Review Norton Internet Security 2012

The officcial Norton Internet Security 2012 Site promises a ton of good features that will catch the attention of the average customer. But what’s behind the marketing? Evebugs asked me to find out, and so I did.

I will not talk about how good Norton Internet Security 2012 is at things like finding viruses and malware or how fast it updates, that requires expert knowledge which I simply do not have. Instead, I had a good look at the usability and features it provides from a customer point of view.

So, let’s start with the very first thing that you encounter: The Setup.

The Setup only took a minute or two, but never gave me any options. I never got the chance to change the install location, set any options or generally do anything but clicking install. I am notoriously lacking space on my hard drive and would have loved to install the whole thing on a different partition – not a chance. Once the sorfware is installed, it presents a very good looking, yet not in any way standardized, user interface. It features a damn cool live view (or at least it claims to be live) of virus activities around the whole world. The setup also installs a Windows widget on my Desktop, obviously without me agreeing to that. At the first start I had to create an account at Norton so I could start using the software. The account holds the days left of my subscription as well as an email address and a password.

Once the Setup was done, I quickly checked all settings and the first major minus point for the software hit me right there: There was no update triggered of the virus definitions and signatures. The GUI happily proclaimed – in green font – that my definitions are 73 days old. I am normally used to antivirus software screaming at the top of its virtual lungs when the definitions are older than 10 days, but this does apparently not happen here. So I started a manual update, which downloaded some 13 updates and then asked for a reboot – ouch. There should realy be no need for a reboot anymore, especially not under Windows 7. So after a reboot, I had a quick check at the default settings.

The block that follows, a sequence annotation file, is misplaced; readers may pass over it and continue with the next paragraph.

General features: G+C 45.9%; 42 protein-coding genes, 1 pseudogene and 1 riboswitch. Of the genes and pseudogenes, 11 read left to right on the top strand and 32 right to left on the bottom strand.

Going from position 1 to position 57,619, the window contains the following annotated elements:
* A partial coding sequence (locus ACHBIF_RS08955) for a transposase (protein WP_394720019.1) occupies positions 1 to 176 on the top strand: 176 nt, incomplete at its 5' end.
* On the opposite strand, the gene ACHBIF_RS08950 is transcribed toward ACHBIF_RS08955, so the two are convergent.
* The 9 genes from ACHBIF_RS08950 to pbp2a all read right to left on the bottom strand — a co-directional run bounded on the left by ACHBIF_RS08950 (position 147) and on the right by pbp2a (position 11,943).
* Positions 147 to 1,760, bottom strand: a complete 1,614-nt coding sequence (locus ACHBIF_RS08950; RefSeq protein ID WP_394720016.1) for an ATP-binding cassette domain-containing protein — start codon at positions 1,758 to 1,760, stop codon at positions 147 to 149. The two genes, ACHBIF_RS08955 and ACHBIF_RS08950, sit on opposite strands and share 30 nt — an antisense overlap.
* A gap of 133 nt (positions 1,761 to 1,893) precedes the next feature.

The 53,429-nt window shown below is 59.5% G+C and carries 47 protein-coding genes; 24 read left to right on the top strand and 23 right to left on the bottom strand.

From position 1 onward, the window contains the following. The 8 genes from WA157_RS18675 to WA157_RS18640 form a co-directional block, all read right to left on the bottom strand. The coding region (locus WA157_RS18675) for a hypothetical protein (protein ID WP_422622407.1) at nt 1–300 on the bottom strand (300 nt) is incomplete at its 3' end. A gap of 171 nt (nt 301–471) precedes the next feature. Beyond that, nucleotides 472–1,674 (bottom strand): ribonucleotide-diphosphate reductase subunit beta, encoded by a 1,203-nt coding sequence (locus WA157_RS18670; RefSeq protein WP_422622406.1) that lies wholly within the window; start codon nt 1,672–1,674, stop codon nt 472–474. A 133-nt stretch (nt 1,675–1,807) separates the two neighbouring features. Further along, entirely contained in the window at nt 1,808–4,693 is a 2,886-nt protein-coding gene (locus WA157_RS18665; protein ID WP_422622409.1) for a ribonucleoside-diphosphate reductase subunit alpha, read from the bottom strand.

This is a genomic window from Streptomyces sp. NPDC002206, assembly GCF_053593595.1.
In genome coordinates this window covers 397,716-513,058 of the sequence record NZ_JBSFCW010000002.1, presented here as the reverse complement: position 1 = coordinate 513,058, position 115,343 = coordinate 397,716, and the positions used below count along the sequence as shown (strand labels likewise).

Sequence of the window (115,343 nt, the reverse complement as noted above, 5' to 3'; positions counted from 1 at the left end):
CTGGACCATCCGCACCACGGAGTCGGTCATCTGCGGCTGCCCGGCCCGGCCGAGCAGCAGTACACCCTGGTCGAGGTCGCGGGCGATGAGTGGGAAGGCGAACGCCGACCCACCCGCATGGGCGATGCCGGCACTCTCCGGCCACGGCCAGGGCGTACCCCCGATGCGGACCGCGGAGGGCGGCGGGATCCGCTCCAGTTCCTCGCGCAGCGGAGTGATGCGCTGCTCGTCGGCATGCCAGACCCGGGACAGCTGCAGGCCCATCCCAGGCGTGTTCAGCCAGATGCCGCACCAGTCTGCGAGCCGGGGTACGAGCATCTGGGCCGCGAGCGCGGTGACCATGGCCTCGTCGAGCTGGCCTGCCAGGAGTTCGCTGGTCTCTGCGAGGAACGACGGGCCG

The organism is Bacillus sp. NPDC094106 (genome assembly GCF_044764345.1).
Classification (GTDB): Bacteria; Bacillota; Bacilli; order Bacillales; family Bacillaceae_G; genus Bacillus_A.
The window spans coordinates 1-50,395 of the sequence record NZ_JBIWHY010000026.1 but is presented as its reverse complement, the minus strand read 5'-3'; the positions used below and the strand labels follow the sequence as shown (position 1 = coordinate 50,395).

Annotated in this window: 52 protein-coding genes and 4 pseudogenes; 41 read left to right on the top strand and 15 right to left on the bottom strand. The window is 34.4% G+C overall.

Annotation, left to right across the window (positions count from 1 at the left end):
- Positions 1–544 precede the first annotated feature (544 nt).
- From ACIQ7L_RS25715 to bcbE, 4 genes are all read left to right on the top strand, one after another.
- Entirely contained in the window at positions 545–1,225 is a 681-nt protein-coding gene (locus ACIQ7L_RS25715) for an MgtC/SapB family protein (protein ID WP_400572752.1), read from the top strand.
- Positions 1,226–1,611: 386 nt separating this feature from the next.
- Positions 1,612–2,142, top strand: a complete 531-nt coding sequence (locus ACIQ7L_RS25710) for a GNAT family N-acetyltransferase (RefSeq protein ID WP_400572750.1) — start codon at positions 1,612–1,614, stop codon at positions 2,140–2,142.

The default settings seem ok to me, and will work for most people. The only thing I do not understand is why removing of infected compressed files is not activated by default. Apart from that, everything looks ok. A very nice feature is, after disabling things like the firewall and re-enabling them, the software starts a so called quick scan of vital parts. The proclaimed “quick” scan took about 15 minutes on my machine and did not allow me to hide the window, which is annoying at best. Also, while the scan was running, the rest of the application was extremely slow to react to user input. A positive surprise was that the scan also killed a few tracking cookies from my system, a feature I have not yet seen in an antivirus.

But after that, the negative things started to come up. Don’t get me wrong, there are a lot of good ideas in this software that I have not seen in other products, but they all have the same problem: The new Norton Internet Security 2012 suite is another example for good intentions with bad implementation.

It is a great idea to implement IM scanning, but it only supports a few officcial clients. The list is realy short: Yahoo! Messanger, AOL Instant Messanger, MSN Messanger and Trillian. Why not support pidgin or miranda? They are realy wide spread, and the big player that’s missing is Skype. And as far as I know, most malware uses IRC to receive commands, so checking that would have been a good idea too.

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